• Home of Marin Drzic, Široka 7, +385 20 420 490. M-Sa 9AM-1PM and by appointment. Memorial house of Marin Drzic, one of Croatia's most famous writers.  edit
  • The Etnographic Museum (Rupe Granary), Od Rupa 3, +385 20 323 013. 9AM-6PM. Built in 1590, this is a fascinating building in itself, and the exhibits showcase the economic, cultural and spiritual development of Dubrovnik. The folk costumes and textiles give the best flavour of the region where folk culture is still celebrated. Entry: 40 kn.  edit


  • Lapad Beach. (Lapad Peninsula) A car free, sandy beach area on the Lapad Peninsula, approximately 3.5 km from the old town, where you can relax in the shade of the numerous trees. At the end of a long pedestrianised street full of cafe bars and restaurants you will see many popular pebble beaches known as Lapad beaches. These beaches are really beautiful and well used. Lapad is definitely one of the most beautiful parts of Dubrovnik and you really must visit it. If you take the headland path to the right hand side of Lapad beach, as you look at the Adriatic, you can walk along a charming little coast path with small concrete 'beaches' and ladders into the sea. These were put in during the Tito era and are ideal for one or two sunbathers. Walking further along is an excellent local fish restaurant - ideal for ending the day. The walk back is not particularly well lit, but perfectly safe.  edit
  • Banje Beach, (Near the Old Town). A well located pebble beach. There's a concessioned part with an entrance fee, but also a public part which is always livelier and more relaxed. Great way to beat the heat in the middle of the town. Amazing view to city walls, Old Town Dubrovnik and the island of Lokrum. Beach volleyball, mini football or water polo. You can also enjoy lying on deck chair and having a drink.  edit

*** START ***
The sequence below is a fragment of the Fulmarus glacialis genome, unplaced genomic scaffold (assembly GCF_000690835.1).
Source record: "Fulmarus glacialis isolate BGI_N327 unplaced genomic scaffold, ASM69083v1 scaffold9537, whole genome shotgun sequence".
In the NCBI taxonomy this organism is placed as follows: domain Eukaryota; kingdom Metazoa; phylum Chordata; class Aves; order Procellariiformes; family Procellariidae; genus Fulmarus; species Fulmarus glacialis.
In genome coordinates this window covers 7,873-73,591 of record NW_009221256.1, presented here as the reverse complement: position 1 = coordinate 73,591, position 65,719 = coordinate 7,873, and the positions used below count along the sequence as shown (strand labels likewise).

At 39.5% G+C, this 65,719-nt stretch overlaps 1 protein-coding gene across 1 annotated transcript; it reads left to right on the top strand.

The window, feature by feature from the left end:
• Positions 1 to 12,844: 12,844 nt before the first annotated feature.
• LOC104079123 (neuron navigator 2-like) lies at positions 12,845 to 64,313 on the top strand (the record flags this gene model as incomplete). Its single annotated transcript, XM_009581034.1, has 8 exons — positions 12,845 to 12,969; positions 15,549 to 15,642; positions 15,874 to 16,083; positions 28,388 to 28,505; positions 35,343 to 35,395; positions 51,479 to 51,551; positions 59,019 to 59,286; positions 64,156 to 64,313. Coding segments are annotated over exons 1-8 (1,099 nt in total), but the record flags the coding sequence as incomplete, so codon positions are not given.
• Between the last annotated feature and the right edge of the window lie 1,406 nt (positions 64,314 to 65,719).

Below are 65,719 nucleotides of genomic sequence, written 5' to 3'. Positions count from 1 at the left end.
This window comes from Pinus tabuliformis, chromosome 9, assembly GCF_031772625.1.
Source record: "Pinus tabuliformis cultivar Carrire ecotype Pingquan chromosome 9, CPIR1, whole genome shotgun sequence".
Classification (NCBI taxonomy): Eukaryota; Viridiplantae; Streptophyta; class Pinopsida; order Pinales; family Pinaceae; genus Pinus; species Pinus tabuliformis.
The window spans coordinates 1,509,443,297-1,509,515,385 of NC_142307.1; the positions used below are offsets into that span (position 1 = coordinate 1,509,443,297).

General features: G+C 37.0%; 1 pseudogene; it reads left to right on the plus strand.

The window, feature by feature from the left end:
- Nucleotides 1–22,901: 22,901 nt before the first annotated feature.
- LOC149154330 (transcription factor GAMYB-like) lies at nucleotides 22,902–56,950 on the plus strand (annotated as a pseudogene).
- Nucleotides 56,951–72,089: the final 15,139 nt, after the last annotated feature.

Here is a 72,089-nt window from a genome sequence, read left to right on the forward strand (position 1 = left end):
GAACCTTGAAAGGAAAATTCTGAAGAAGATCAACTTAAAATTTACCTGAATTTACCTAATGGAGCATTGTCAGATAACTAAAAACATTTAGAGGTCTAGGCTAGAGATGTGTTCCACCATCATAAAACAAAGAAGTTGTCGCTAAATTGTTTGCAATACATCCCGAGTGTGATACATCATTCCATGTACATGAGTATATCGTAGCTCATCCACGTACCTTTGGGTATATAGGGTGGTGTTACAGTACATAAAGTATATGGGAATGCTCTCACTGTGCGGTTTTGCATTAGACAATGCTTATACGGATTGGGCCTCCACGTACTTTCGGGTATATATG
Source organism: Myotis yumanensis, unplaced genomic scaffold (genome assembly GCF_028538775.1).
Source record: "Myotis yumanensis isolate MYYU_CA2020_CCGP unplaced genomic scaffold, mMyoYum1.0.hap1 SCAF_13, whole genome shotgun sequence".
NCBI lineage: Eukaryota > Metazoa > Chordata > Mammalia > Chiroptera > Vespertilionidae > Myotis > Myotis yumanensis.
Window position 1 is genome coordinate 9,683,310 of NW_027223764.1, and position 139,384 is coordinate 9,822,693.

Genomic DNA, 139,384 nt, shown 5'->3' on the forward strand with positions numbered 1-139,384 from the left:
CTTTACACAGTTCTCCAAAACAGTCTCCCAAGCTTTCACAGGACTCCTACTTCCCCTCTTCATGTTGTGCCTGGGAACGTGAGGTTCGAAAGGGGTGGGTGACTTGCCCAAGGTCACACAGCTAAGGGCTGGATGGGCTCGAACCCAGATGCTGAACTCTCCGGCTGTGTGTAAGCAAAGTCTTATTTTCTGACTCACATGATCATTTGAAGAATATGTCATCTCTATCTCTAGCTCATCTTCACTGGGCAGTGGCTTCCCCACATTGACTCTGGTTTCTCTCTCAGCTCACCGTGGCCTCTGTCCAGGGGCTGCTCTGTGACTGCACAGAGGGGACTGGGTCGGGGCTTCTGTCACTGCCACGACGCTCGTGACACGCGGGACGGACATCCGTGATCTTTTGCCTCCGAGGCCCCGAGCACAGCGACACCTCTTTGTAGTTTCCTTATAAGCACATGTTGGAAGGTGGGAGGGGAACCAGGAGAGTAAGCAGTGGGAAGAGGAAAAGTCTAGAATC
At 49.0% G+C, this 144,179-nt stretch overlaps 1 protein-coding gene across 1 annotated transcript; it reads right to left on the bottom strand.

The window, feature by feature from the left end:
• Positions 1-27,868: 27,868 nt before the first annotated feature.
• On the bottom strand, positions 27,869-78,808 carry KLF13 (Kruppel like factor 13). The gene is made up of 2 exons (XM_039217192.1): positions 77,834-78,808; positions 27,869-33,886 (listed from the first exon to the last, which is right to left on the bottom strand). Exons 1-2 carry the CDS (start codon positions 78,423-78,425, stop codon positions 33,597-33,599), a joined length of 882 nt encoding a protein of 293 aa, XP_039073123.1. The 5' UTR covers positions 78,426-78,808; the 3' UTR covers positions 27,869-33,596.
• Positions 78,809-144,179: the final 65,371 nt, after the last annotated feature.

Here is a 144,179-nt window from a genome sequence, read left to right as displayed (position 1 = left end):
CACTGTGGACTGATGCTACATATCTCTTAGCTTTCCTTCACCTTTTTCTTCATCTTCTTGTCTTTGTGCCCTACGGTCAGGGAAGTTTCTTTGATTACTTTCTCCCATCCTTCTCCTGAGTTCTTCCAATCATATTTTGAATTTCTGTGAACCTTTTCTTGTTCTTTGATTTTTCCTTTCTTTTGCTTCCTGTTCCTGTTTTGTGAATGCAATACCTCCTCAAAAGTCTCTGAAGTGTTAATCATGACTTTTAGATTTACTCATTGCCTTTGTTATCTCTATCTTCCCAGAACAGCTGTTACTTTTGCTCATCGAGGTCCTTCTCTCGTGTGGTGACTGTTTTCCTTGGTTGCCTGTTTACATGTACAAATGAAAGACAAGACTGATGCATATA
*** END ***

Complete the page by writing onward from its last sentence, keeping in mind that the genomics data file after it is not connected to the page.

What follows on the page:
• St. Jacob's beach, Dead Sea on Lokrum, Kupari beach in Župa dubrovačka, Šulić beach in Kolorina bay, Danče beach and Pasjača beach are all amongst the beaches that will amaze you.


  • Stradun, Take a walk and enjoy a drink at a cafe on the main thoroughfare of the old town.
  • Mount Srđ, For a great view of the town. There is a fortress on top which contains a small museum describing its history. There are several ways up:
    • Walk up the winding footpath to the fortress and large cross on the hilltop 400 m above Dubrovnik. Walking up from the old town takes about 90 min. The path is quite rocky so use suitable footwear.
    • Take the new renovated Cable car and you will be from Down station to Mountain Srđ in less then 4 min. Round trip ticket 170 kn.
    • Go by car via Bosanka village. Follow Jadranska cesta (D8) towards Mlini and drive past Dubrovnik. Turn left to Bosanka village and follow the road up the hill.